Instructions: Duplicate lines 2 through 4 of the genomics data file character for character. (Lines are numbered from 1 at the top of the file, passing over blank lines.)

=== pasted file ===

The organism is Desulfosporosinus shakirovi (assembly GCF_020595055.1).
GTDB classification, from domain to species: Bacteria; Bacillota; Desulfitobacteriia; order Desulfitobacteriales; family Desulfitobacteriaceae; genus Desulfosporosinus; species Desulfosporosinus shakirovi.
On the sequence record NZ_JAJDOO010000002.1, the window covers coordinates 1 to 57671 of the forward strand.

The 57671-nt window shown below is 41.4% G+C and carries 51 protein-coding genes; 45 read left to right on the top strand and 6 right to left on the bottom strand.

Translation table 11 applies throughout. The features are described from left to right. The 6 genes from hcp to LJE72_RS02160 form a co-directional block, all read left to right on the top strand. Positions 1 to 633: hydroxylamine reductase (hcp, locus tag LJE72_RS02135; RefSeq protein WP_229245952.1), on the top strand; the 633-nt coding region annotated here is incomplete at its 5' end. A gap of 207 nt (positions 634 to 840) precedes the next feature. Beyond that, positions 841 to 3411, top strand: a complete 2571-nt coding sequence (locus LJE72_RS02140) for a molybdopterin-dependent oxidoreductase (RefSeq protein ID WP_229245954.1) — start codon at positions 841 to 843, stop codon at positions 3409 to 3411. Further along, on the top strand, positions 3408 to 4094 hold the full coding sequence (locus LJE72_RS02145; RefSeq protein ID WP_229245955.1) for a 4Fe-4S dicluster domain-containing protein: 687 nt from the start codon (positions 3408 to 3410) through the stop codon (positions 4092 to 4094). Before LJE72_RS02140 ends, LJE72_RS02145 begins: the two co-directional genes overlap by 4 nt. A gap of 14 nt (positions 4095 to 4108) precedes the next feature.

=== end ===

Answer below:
GTDB classification, from domain to species: Bacteria; Bacillota; Desulfitobacteriia; order Desulfitobacteriales; family Desulfitobacteriaceae; genus Desulfosporosinus; species Desulfosporosinus shakirovi.
On the sequence record NZ_JAJDOO010000002.1, the window covers coordinates 1 to 57671 of the forward strand.

The 57671-nt window shown below is 41.4% G+C and carries 51 protein-coding genes; 45 read left to right on the top strand and 6 right to left on the bottom strand.